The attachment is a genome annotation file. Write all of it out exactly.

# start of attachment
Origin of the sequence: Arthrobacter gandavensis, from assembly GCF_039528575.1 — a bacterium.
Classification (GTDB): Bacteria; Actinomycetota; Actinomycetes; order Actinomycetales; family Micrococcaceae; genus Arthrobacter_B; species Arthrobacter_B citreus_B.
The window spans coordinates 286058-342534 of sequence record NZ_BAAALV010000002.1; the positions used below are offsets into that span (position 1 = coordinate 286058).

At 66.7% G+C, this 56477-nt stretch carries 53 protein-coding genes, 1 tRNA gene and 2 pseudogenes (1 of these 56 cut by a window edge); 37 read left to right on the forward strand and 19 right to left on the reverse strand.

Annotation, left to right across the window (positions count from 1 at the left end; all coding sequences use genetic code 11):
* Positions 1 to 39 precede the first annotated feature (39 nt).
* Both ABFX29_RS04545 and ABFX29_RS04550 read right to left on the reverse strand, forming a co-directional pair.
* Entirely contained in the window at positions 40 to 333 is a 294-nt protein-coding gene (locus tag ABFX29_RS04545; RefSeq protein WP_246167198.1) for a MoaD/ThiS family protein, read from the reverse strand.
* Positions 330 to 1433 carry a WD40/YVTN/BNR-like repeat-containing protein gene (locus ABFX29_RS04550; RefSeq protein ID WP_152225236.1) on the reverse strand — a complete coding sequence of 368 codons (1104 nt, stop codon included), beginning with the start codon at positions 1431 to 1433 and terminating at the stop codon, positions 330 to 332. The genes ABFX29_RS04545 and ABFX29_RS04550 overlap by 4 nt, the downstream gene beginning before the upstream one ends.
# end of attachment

Origin of the sequence: Arthrobacter gandavensis, from assembly GCF_039528575.1 — a bacterium.
Classification (GTDB): Bacteria; Actinomycetota; Actinomycetes; order Actinomycetales; family Micrococcaceae; genus Arthrobacter_B; species Arthrobacter_B citreus_B.
The window spans coordinates 286058-342534 of sequence record NZ_BAAALV010000002.1; the positions used below are offsets into that span (position 1 = coordinate 286058).

At 66.7% G+C, this 56477-nt stretch carries 53 protein-coding genes, 1 tRNA gene and 2 pseudogenes (1 of these 56 cut by a window edge); 37 read left to right on the forward strand and 19 right to left on the reverse strand.

Annotation, left to right across the window (positions count from 1 at the left end; all coding sequences use genetic code 11):
* Positions 1 to 39 precede the first annotated feature (39 nt).
* Both ABFX29_RS04545 and ABFX29_RS04550 read right to left on the reverse strand, forming a co-directional pair.
* Entirely contained in the window at positions 40 to 333 is a 294-nt protein-coding gene (locus tag ABFX29_RS04545; RefSeq protein WP_246167198.1) for a MoaD/ThiS family protein, read from the reverse strand.
* Positions 330 to 1433 carry a WD40/YVTN/BNR-like repeat-containing protein gene (locus ABFX29_RS04550; RefSeq protein ID WP_152225236.1) on the reverse strand — a complete coding sequence of 368 codons (1104 nt, stop codon included), beginning with the start codon at positions 1431 to 1433 and terminating at the stop codon, positions 330 to 332. The genes ABFX29_RS04545 and ABFX29_RS04550 overlap by 4 nt, the downstream gene beginning before the upstream one ends.